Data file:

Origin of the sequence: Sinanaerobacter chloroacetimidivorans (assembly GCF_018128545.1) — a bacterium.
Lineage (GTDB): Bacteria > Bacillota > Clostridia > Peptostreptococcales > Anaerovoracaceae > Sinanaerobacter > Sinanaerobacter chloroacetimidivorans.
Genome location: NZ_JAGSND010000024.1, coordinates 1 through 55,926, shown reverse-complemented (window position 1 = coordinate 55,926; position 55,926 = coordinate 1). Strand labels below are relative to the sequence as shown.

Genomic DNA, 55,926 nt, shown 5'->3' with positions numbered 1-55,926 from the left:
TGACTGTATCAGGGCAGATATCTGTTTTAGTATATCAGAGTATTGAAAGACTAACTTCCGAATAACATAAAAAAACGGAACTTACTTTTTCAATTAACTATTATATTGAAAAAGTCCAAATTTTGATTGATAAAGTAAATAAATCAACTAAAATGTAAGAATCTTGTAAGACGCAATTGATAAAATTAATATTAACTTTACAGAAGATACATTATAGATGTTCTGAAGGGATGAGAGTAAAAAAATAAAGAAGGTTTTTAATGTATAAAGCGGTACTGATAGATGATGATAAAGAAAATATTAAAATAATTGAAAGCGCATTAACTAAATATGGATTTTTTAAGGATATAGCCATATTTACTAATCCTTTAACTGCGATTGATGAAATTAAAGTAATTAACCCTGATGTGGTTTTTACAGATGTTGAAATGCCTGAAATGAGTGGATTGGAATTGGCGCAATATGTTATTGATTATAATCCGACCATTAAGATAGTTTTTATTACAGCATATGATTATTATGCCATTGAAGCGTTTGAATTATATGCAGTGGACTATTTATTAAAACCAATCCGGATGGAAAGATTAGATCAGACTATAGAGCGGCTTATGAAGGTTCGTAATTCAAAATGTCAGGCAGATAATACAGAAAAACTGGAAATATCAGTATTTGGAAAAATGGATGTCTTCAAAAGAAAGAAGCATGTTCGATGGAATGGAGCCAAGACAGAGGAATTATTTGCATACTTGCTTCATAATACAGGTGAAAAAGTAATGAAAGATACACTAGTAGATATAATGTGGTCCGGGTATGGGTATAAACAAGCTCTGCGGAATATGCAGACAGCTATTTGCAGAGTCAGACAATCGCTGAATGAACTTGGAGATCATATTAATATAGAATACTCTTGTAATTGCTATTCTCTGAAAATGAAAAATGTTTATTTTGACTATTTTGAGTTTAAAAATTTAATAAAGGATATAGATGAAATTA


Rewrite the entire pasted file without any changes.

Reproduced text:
Origin of the sequence: Sinanaerobacter chloroacetimidivorans (assembly GCF_018128545.1) — a bacterium.
Lineage (GTDB): Bacteria > Bacillota > Clostridia > Peptostreptococcales > Anaerovoracaceae > Sinanaerobacter > Sinanaerobacter chloroacetimidivorans.
Genome location: NZ_JAGSND010000024.1, coordinates 1 through 55,926, shown reverse-complemented (window position 1 = coordinate 55,926; position 55,926 = coordinate 1). Strand labels below are relative to the sequence as shown.

Genomic DNA, 55,926 nt, shown 5'->3' with positions numbered 1-55,926 from the left:
TGACTGTATCAGGGCAGATATCTGTTTTAGTATATCAGAGTATTGAAAGACTAACTTCCGAATAACATAAAAAAACGGAACTTACTTTTTCAATTAACTATTATATTGAAAAAGTCCAAATTTTGATTGATAAAGTAAATAAATCAACTAAAATGTAAGAATCTTGTAAGACGCAATTGATAAAATTAATATTAACTTTACAGAAGATACATTATAGATGTTCTGAAGGGATGAGAGTAAAAAAATAAAGAAGGTTTTTAATGTATAAAGCGGTACTGATAGATGATGATAAAGAAAATATTAAAATAATTGAAAGCGCATTAACTAAATATGGATTTTTTAAGGATATAGCCATATTTACTAATCCTTTAACTGCGATTGATGAAATTAAAGTAATTAACCCTGATGTGGTTTTTACAGATGTTGAAATGCCTGAAATGAGTGGATTGGAATTGGCGCAATATGTTATTGATTATAATCCGACCATTAAGATAGTTTTTATTACAGCATATGATTATTATGCCATTGAAGCGTTTGAATTATATGCAGTGGACTATTTATTAAAACCAATCCGGATGGAAAGATTAGATCAGACTATAGAGCGGCTTATGAAGGTTCGTAATTCAAAATGTCAGGCAGATAATACAGAAAAACTGGAAATATCAGTATTTGGAAAAATGGATGTCTTCAAAAGAAAGAAGCATGTTCGATGGAATGGAGCCAAGACAGAGGAATTATTTGCATACTTGCTTCATAATACAGGTGAAAAAGTAATGAAAGATACACTAGTAGATATAATGTGGTCCGGGTATGGGTATAAACAAGCTCTGCGGAATATGCAGACAGCTATTTGCAGAGTCAGACAATCGCTGAATGAACTTGGAGATCATATTAATATAGAATACTCTTGTAATTGCTATTCTCTGAAAATGAAAAATGTTTATTTTGACTATTTTGAGTTTAAAAATTTAATAAAGGATATAGATGAAATTA